How great would it be? – Issue 4
Interview: Stanley Skoglund, Non-Executive Chairman, Findexable
1. What is needed in terms of fintech research?
What is needed in my view is a broader scope or perhaps a better representation of relevant variables that can be combined to produce better insights. Research in a certain sense has to be relevant, narrow and valid, which is of course quite right. But overall I feel we should create research that is more relevant to more touchpoints outside of fintech and how fintech interacts in people’s lives in a broader sense. For me it would be a hugely positive step forward if we could step out of the fintech silo to make research cross fertilise with other ecosystems to reflect the increasingly connected world we live in. For practical purposes, for people working across sectors it would be valuable to be able to cross reference.
Most of us are getting used to having access to information at the fingertip. I can envisage financial research becoming available to people whereby they can almost have their own sandbox – extremely valuable if it can be accessed in an easy way and if people can combine different variables in a way that make sense for them.
Sources of data are highly varied and not standardised. In an ideal world you can compare like for like but in research today there is always the question of validity – are we talking about the same thing and are we indeed comparing like for like? If not, does this make the research useless? I don’t think this is the case at all but there is a need for methodologies that can help us compare in a meaningful way both qualitative and quantitative outcomes across geographies. And while quantitative research is in a sense easier to come by, I believe that any credible research will have to include qualitative variables to be valuable.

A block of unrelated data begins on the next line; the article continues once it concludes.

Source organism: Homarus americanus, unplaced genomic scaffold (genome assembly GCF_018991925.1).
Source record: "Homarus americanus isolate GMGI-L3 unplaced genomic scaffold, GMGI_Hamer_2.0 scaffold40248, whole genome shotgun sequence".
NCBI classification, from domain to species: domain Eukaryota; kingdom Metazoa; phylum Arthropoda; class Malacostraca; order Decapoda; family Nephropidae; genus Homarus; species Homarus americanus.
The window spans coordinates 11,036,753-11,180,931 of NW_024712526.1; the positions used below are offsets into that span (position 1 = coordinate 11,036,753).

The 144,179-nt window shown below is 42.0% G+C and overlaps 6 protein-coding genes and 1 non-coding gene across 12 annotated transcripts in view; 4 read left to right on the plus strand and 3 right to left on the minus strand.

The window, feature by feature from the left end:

2. How would it help the industry?
I think the improvement in fintech research to broaden relevance will help the fintech industry to create a better understanding and raise its credibility with non-industry stakeholders. It will help the industry make its contribution to society more visible by, for example, looking at a broader set of variables such as financial inclusion in developing regions and aspects such as diversity. For outsiders fintech still represents either Silicon Valley or traditional financial institutions with their associated reputational issues. Research that can illustrate the impact of fintech along both economic and social parameters will enhance credibility, not only with investors, but also in terms of political capital and the broader community.
3. Why is the Global Fintech Index an initiative that you wanted to be a part of?
Firstly, I like working with talented people and the team behind Findexable is a good team of really committed individuals. My second consideration is that it is a broad but critical area. I have a long corporate and professional history in payments and fintech having worked with both large blue-chip organisations and small start-ups, helping them navigate technology, regulation, risk and compliance. This type of initiative and the ambition we have with the Global Fintech Index makes me curious and hopeful that the role I can play will help us address issues close to my heart – diversity, gender parity and financial inclusion – to make these issues as much a part of business-as-usual as other issues such as how much inward investments there are in a given region year on year. For me it would be really helpful to create an index that has broader relevance, speaks to a broader audience and make visible that those variables that represent reality are as important as financial metrics in decision making and how we view trends in society.
The Global Fintech Index by Findexable launches worldwide on 4 December 2019
Follow us on @findexable